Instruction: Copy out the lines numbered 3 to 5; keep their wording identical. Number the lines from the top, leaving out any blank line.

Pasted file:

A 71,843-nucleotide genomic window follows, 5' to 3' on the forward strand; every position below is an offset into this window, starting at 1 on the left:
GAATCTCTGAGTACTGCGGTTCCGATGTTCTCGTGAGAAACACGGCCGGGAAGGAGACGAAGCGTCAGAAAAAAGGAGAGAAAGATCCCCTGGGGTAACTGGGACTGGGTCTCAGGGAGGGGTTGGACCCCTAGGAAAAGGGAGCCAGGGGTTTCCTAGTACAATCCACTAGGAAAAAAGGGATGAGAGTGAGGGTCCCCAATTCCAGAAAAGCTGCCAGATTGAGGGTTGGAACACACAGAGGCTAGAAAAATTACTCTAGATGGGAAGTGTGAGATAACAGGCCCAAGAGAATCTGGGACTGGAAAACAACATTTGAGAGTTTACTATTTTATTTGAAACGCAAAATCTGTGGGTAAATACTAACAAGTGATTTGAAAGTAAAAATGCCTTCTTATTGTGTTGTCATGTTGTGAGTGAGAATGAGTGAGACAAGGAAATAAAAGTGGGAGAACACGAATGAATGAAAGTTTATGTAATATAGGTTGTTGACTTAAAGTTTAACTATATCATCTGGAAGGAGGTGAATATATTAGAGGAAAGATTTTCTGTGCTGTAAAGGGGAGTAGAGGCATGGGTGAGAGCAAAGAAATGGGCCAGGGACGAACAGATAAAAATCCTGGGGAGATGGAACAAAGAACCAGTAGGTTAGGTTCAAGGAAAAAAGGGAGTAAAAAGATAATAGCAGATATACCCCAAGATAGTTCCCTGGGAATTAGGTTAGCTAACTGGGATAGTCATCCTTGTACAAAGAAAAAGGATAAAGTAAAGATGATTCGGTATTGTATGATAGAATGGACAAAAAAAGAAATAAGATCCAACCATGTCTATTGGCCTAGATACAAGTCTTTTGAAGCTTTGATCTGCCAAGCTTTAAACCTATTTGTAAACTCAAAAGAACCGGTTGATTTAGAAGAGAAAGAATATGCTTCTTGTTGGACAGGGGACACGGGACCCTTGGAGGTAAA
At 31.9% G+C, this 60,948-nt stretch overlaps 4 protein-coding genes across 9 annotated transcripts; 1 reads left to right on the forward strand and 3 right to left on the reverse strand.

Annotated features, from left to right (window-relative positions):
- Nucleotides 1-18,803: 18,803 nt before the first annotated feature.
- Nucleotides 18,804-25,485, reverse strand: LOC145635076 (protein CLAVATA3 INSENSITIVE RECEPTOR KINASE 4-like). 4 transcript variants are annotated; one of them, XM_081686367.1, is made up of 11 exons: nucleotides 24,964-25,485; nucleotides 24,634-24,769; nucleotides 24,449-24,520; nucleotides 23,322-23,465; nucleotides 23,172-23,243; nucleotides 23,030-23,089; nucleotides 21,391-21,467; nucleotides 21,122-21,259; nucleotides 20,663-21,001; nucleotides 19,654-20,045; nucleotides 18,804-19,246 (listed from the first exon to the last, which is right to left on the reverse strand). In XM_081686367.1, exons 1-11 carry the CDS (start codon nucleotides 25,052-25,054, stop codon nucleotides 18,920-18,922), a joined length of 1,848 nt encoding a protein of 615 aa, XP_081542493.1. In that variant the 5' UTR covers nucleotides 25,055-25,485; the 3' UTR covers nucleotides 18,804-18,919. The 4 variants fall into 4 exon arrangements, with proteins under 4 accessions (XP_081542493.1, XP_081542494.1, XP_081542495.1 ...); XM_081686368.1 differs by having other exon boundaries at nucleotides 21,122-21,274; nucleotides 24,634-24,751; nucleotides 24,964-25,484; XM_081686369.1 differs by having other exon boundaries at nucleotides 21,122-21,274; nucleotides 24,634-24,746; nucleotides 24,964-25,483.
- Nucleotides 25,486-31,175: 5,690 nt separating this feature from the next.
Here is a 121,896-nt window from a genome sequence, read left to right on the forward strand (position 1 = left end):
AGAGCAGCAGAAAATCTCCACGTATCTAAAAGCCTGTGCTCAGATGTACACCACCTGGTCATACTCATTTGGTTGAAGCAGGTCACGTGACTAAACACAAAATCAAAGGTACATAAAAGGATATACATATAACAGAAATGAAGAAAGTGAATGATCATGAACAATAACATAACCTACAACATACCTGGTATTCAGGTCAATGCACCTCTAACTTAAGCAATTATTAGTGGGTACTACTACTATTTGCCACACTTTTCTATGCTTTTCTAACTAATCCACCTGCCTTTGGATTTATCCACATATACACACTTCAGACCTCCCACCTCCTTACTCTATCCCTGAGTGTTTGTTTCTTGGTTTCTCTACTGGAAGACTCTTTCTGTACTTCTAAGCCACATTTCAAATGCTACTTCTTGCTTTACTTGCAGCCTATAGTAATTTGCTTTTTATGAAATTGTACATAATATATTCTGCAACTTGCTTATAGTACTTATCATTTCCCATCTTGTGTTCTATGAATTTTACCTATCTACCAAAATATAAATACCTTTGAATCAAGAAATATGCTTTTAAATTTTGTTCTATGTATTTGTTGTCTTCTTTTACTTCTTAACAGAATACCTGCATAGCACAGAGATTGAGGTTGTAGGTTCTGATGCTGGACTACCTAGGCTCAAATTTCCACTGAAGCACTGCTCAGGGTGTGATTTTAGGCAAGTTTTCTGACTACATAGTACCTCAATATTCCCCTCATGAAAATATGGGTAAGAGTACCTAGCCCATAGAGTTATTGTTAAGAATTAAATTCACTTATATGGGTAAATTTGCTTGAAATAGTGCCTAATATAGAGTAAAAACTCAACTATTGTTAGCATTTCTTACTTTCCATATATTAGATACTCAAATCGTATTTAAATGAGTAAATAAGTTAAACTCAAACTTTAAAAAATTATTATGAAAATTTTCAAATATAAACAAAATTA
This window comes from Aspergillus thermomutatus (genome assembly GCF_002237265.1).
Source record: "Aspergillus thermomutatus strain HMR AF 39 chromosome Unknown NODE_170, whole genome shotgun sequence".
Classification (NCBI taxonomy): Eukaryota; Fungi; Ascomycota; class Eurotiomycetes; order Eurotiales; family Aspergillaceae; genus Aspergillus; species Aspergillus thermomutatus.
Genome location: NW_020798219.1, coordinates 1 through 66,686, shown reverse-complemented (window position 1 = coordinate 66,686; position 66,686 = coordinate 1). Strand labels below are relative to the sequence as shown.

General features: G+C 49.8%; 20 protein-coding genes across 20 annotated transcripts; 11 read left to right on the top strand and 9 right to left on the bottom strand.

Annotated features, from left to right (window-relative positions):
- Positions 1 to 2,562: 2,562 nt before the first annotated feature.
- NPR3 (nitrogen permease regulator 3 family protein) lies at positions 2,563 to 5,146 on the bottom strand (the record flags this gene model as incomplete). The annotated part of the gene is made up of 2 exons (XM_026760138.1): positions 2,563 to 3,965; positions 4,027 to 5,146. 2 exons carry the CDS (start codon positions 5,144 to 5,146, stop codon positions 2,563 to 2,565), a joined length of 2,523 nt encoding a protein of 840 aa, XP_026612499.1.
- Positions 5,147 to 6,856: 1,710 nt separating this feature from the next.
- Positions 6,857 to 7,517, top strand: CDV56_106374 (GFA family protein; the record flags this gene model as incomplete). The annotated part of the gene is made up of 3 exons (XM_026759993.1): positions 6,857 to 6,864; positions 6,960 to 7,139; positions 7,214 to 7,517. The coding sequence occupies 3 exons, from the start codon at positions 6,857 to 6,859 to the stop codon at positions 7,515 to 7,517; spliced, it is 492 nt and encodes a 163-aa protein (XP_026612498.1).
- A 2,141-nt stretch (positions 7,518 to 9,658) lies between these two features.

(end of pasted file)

At 31.9% G+C, this 60,948-nt stretch overlaps 4 protein-coding genes across 9 annotated transcripts; 1 reads left to right on the forward strand and 3 right to left on the reverse strand.

Annotated features, from left to right (window-relative positions):
- Nucleotides 1-18,803: 18,803 nt before the first annotated feature.